I rated FSS as only good because of a low level of training of the briefers in instrument IFR terms. On a recent filing with Oregon, the briefer argued with the filer about putting "Will depart 2Q3 Rwy 34 via ODP" in the remarks section. The sad part is that the briefer said he was a pilot also. Obviously this pilot had not read the AIM pilot/controller glossary and any of the Departure section. Of course we wouldn't expect him to have read 7110.65 sec 4-3-2, from where these words arise ... that would be way too professional.
We recently asked AVweb readers for comments on whether digitally altered photos should be accepted for the Picture of the Week contest. The last time we discussed this, the general consensus was not to accept Photoshopped pictures. This time ...
I "Photoshop" all my digital pictures.
The picture from the camera or scanner never meets my standards, i.e., shadows too dark, not sharp enough, weak contrast, off color, needs removal of dirt and scratches, needs cropping, preparation for a Web site or publication, etc.
People who don't color correct, sharpen, etc., are acquiescing to the limitations of their camera or scanner. They don't know how really great their picture can be as all cameras are compromises. They don't see what the eye sees.
I see nothing wrong with using filters or even constructing a picture from scratch. In my opinion, what you are showing is art. The images in Pictures of the Week are there to evoke emotion and/or awe. How those images are constructed is immaterial.
I do believe that altered or constructed pictures should be labeled as such. There is no reason to try to fool people into believing that you actually took an unbelievable shot.
But overall I believe that the pictures should stand on their own merit -- however they were created. I do not believe that you would be overrun with "constructed" pictures. There are very few things a person can create digitally that would measure up to reality.
I prefer the photos that don't have digital effects. I didn't enjoy the one in today's edition, for instance.
Filters I think, are OK, as long as they are used for normal photographic reasons, light, contrast, noise, cropping. If you are using Photoshop to put an alien bouncing off the windshield of a 747 ... um ... no.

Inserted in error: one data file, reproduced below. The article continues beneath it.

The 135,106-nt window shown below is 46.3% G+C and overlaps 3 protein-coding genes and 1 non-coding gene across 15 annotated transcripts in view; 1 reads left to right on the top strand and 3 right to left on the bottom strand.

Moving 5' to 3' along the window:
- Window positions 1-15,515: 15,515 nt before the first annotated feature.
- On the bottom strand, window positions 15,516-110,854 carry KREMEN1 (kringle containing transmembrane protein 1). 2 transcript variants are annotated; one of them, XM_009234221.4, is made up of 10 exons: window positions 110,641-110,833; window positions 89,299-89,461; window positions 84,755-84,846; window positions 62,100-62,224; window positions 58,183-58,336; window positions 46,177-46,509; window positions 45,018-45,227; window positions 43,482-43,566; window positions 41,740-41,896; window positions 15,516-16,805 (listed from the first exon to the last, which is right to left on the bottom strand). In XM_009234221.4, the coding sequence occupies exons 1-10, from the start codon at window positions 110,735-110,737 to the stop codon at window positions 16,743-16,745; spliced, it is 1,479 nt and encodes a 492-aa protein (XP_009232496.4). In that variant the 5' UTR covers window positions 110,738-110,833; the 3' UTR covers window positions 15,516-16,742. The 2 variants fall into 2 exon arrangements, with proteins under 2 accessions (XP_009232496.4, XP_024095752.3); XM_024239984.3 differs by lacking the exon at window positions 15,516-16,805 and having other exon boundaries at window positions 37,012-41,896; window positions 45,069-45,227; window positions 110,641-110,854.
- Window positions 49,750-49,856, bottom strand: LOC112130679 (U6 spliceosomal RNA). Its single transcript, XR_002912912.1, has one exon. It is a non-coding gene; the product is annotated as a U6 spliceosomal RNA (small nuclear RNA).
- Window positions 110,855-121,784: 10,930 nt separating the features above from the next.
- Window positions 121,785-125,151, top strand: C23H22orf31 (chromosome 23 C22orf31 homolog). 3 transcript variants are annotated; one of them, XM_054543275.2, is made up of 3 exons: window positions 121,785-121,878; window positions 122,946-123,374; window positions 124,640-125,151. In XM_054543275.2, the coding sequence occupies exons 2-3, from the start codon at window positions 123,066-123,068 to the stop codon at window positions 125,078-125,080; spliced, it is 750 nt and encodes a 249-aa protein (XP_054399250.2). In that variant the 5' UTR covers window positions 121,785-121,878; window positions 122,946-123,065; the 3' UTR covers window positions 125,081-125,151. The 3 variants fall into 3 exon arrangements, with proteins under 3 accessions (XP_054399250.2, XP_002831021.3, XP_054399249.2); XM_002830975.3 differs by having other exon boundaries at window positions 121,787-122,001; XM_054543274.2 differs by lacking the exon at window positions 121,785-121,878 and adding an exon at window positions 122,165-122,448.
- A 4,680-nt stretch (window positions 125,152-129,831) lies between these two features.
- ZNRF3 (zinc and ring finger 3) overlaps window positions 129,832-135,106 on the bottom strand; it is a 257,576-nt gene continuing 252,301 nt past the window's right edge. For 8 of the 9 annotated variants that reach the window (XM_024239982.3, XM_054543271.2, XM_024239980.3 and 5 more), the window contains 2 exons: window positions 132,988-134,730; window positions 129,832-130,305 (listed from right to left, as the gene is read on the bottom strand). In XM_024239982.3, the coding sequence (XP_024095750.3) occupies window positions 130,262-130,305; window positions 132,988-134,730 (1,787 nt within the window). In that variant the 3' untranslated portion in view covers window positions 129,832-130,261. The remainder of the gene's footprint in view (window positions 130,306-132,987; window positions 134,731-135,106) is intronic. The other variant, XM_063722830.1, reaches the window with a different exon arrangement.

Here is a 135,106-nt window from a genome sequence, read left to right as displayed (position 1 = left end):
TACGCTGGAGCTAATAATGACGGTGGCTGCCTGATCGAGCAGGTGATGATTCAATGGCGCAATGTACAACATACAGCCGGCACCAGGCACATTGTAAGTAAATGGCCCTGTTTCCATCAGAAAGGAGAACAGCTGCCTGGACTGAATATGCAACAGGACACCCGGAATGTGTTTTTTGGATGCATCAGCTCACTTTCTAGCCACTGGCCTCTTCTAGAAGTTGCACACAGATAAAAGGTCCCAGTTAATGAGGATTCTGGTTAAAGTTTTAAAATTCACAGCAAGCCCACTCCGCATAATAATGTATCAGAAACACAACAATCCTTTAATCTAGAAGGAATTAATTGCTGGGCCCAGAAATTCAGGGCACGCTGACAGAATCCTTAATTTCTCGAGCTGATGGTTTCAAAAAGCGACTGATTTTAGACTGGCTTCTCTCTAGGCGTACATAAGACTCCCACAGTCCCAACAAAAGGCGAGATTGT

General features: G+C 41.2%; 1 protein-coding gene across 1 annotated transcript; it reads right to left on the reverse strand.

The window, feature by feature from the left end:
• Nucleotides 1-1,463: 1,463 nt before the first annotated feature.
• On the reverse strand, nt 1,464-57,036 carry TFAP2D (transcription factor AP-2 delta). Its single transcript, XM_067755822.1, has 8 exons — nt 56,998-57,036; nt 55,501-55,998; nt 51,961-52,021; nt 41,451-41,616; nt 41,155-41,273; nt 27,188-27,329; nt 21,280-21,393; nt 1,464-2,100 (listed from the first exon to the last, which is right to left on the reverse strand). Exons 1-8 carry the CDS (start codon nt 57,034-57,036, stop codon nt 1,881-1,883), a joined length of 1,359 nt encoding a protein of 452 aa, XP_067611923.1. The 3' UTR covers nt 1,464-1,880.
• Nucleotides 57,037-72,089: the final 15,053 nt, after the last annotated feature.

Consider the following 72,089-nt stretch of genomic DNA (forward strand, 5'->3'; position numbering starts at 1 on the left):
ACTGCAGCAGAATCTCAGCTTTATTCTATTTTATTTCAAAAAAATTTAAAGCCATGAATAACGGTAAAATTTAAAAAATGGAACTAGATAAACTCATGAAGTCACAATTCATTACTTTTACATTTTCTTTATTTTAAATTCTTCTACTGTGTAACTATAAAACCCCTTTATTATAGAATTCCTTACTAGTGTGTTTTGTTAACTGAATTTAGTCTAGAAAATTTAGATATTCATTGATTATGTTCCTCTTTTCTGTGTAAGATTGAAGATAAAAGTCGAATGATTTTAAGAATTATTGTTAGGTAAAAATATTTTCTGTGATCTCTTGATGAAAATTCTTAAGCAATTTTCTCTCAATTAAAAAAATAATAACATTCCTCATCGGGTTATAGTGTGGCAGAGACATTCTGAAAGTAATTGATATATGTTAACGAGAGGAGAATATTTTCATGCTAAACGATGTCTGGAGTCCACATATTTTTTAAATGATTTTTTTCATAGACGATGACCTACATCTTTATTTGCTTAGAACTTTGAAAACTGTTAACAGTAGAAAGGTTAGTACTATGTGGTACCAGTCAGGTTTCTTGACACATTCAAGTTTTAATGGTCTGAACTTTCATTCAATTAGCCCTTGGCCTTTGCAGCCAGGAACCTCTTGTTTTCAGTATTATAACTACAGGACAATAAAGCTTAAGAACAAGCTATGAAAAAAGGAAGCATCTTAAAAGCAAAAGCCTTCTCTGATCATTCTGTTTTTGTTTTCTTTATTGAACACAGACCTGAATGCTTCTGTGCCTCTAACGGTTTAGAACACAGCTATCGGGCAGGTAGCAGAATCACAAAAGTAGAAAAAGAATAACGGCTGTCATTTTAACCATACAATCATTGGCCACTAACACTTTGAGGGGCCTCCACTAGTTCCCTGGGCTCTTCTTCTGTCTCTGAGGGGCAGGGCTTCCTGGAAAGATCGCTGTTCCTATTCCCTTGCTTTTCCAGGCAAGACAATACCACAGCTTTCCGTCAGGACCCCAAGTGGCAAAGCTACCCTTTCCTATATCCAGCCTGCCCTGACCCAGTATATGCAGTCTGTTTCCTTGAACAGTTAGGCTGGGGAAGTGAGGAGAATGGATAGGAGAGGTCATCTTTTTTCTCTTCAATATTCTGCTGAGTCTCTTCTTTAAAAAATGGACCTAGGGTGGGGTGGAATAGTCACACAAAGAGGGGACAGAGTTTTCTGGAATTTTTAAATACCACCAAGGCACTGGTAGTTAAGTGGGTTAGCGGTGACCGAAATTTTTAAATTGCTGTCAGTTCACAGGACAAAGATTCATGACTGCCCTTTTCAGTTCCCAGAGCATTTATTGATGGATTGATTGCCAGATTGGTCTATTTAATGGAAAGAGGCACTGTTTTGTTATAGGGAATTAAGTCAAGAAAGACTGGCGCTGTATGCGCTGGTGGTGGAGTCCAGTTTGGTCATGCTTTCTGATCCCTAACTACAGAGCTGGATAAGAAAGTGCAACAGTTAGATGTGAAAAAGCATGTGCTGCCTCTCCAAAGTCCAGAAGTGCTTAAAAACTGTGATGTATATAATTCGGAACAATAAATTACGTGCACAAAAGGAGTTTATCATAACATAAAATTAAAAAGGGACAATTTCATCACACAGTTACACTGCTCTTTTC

I am against fancy filters or other aggressive manipulations in photographs for POTW submissions. If you begin to allow some manipulation in Photoshop, then where do you stop? After a while, people will be moving aircraft closer in flyby photos, adding additional aircraft or adding a more interesting sunset.
I am a professional photographer who works for a large metro paper, and the rules are: no manipulation. We are allowed to adjust brightness, contrast, and color balance, and "dodge" and "burn" as we did in the days of wet photography, but that's it!
The issue is credibility: When you start to make drastic changes, where do you stop, and at what point do readers stop either believing, or stop being impressed by, truly wonderful "straight" photographs?
I do feel it is a really important issue for news organizations, and AVweb is exactly that.
How about two categories, one with and one without Photoshop effects? (I recognize this may double your cap costs).
My night job, so to speak, is creating Photoshop art. I have a special place in my heart for the PS software. Nevertheless, too many people over use its filters in the same way people overuse fonts in their word processor software. Just because it is there does not mean it should be used.
If two categories are one category too many, then I would vote to keep the photos unfiltered.
Just to let you know I look forward to your newsletters more than anything else on the Web now. It's wonderful to open my browser and see your next contribution waiting. Fantastic coverage, well-written copy with excellent links to related stories. Great stuff, thanks very much.